Indian Railways is likely to see an increase of around 30% in its Plan outlay for the next fiscal year, around R16,000 crore more than the revised Plan outlay of R52,000 crore in the current fiscal. The hike is expected even after Railways had to cut its annual plan for current fiscal as it failed to generate enough funds through internal resources.
According to sources in Rail Bhawan, a proposal of a Plan outlay of R68,000 crore, the highest ever, is being prepared. Once this is ratified by the finance ministry, it would be announced as part of Rail Budget proposals for 2013-14 later this month.
Out of the annual plan outlay, an amount of R38,000 is proposed as the Centre’s support through the Budget. “We are seeking a gross budgetary support (GBS) of R38,000 crore from the ministry of finance,” Vijaya Kanth, finance commissioner-Railway Board, told FE.
Last year, Railways got a GBS of R24,000 crore, but this year it is expecting R14,000 crore extra as it wants to clear a massive backlog of pending projects and also planning to spruce up its safety measures.
In the next fiscal, Railways is expecting to raise as much as R18,000 crore as market borrowing through Indian Railway Finance Corporation (IRFC). For 2012-13, it target was to raise R15,000 crore through IRFC as market borrowings. “We’ll be raising R18,000 crore through IRFC in the next fiscal,” the finance commissioner said.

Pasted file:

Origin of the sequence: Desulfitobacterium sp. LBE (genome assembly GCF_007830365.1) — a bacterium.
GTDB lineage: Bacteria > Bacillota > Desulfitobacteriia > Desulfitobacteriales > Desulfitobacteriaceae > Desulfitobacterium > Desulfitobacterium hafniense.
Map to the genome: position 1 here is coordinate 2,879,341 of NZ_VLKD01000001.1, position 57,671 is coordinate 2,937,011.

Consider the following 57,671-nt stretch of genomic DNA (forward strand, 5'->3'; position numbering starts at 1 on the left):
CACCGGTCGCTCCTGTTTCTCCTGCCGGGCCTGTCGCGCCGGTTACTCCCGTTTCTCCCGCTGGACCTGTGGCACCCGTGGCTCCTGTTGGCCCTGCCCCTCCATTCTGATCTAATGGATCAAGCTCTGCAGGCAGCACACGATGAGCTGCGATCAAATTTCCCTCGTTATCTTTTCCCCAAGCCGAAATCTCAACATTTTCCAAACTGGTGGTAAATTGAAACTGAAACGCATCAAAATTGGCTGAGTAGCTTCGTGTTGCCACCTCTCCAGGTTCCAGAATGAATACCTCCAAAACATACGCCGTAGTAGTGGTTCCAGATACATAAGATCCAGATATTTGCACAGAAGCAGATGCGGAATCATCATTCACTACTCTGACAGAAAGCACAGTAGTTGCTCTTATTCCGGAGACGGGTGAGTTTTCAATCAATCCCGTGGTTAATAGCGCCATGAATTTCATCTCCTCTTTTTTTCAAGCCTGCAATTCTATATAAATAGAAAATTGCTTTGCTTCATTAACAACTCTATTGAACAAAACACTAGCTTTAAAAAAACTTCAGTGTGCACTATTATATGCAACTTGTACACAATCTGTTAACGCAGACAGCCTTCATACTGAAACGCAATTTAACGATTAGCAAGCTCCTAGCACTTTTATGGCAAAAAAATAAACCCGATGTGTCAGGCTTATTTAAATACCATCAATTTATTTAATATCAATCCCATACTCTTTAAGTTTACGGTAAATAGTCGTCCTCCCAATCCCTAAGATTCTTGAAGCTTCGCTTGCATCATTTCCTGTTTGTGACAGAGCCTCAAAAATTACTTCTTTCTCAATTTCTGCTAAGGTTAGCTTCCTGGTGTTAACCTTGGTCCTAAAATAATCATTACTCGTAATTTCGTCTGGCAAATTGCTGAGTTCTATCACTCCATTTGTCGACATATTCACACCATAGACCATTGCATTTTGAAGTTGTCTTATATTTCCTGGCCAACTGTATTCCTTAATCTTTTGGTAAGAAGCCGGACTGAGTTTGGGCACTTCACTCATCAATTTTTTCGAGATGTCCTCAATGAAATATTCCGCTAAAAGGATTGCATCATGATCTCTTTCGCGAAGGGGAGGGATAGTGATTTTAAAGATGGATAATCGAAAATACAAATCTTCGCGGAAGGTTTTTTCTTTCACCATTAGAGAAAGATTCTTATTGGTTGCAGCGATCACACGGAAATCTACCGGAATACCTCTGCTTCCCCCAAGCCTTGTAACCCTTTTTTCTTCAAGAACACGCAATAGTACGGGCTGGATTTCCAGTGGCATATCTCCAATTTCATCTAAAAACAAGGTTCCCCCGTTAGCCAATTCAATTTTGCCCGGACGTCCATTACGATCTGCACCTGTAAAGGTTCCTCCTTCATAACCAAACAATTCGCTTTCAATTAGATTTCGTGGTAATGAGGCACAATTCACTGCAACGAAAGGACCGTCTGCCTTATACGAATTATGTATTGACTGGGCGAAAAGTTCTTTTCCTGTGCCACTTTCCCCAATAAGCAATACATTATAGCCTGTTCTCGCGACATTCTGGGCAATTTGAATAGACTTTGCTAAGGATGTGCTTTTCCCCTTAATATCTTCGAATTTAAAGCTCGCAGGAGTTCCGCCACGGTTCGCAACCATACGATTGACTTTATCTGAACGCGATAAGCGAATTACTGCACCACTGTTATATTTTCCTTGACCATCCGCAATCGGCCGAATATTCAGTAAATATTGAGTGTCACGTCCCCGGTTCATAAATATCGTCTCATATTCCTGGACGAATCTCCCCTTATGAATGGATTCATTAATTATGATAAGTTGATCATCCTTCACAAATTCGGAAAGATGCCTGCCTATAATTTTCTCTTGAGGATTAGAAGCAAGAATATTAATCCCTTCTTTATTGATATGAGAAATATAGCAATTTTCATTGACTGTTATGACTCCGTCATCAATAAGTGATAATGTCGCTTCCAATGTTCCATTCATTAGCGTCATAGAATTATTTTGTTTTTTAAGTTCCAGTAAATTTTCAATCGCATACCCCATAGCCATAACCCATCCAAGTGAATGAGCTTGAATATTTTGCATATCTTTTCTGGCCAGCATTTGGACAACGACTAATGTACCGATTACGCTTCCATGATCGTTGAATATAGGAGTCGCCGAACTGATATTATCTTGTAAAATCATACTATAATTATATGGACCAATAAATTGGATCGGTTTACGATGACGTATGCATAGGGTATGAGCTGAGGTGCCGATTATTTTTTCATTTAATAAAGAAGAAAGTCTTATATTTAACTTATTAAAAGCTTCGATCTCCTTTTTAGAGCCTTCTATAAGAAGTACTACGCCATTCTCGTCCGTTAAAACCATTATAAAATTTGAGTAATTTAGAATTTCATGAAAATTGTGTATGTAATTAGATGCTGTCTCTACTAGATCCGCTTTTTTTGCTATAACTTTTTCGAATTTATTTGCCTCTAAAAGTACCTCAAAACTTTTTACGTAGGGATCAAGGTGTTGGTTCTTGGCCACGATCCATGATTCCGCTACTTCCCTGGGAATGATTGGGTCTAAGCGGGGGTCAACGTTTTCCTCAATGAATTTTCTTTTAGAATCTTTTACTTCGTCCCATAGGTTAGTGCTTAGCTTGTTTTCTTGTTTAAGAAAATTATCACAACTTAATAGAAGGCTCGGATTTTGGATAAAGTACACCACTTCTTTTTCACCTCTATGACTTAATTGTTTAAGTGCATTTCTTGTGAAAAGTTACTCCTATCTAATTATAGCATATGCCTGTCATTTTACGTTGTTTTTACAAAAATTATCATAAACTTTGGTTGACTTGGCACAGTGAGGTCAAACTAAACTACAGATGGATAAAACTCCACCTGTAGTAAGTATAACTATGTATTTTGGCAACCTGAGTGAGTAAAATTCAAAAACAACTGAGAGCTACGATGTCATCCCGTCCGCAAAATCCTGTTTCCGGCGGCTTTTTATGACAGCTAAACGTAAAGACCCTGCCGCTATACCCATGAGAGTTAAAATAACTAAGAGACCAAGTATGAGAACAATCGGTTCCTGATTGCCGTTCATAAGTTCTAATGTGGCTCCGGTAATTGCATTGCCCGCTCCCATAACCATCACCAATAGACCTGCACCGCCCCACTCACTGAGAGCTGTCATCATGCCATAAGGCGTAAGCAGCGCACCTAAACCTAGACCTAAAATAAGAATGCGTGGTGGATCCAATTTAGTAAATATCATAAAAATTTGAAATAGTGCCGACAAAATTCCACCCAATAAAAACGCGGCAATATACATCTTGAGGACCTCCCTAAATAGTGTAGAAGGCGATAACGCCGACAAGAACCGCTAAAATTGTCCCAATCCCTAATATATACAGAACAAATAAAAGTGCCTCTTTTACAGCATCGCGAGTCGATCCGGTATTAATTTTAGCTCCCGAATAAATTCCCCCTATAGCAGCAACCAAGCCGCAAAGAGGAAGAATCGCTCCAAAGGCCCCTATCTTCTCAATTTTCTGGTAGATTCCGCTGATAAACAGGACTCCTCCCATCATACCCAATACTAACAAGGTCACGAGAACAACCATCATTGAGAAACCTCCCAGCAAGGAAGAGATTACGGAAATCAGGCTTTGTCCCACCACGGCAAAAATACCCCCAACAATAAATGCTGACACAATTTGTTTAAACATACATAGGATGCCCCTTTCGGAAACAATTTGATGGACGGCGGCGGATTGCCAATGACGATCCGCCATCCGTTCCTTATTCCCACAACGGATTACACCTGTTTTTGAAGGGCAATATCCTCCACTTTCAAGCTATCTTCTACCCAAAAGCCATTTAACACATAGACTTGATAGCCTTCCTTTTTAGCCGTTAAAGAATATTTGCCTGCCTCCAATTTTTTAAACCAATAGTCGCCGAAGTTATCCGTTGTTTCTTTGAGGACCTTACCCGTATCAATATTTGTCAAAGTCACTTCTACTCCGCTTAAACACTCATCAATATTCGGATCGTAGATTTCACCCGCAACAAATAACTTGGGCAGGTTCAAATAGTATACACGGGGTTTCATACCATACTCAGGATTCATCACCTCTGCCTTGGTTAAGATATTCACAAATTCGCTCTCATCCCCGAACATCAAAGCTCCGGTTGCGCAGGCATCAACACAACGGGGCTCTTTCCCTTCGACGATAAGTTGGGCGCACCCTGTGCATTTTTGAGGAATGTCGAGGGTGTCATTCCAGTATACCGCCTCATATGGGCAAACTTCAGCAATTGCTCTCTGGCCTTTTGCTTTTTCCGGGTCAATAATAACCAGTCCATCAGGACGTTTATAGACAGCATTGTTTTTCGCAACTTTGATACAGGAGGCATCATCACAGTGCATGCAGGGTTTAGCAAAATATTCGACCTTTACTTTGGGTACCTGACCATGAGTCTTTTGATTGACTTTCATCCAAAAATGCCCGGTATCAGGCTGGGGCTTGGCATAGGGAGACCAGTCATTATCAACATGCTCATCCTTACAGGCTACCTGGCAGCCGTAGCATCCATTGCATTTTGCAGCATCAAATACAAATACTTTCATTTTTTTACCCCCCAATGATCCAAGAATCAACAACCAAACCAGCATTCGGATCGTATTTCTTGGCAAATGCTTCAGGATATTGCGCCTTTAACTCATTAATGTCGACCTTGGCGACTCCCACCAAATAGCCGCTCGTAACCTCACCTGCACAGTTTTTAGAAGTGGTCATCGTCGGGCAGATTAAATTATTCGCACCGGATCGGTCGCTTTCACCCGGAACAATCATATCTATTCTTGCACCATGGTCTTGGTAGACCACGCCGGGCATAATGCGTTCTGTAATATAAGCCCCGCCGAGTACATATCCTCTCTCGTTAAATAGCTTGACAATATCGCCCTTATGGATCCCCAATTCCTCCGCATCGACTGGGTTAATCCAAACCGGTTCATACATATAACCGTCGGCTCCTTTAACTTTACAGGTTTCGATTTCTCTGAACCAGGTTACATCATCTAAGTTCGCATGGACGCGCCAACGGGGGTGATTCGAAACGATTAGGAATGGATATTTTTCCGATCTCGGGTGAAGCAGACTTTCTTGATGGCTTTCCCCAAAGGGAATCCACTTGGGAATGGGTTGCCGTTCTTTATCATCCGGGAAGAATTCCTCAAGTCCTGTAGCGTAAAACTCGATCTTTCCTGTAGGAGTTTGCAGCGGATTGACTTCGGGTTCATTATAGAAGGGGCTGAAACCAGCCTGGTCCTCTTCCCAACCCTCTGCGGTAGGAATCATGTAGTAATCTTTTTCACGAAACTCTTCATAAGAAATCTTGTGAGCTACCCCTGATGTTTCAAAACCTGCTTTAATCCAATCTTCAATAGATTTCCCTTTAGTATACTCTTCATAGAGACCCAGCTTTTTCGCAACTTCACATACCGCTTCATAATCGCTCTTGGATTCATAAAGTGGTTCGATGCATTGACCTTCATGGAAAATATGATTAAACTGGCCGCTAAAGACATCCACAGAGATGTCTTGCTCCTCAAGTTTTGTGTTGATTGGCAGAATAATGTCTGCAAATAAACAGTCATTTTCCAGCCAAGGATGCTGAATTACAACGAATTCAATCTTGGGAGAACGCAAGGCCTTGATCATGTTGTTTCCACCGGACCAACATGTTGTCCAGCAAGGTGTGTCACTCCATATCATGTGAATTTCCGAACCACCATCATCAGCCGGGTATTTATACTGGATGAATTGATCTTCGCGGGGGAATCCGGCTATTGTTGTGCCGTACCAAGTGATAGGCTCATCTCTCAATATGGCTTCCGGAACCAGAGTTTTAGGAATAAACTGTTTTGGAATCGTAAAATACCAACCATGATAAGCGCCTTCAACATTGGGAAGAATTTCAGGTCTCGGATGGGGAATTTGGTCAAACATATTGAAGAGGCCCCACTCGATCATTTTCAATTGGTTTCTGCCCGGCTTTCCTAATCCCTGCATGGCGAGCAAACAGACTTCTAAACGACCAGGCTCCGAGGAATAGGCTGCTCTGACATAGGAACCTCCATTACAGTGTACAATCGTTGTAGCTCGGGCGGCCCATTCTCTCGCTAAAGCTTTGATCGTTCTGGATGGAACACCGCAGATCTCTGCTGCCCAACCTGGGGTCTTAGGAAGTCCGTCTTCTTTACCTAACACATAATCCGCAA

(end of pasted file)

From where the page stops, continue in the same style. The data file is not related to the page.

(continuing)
Rest of the amount for the annual outlay of around R68,000 crore would come from extra budgetary support, internal resources and railway safety fund.
In 2012-13 Budget estimates, the Plan outlay of the national transporter was set at R60,100 crore, but after revision it was trimmed by R900 crore to R52,000 crore as it failed to generate enough funds through internal resources.
The major portion of annual plan outlay is spent towards modernisation of tracks and bridges (around 11% of plan outlay), modernisation of rolling stock (30%), capacity augmentation and signaling.
The railway proposal of an increased GBS is being vetted by the ministry of finance. The substantial portion of the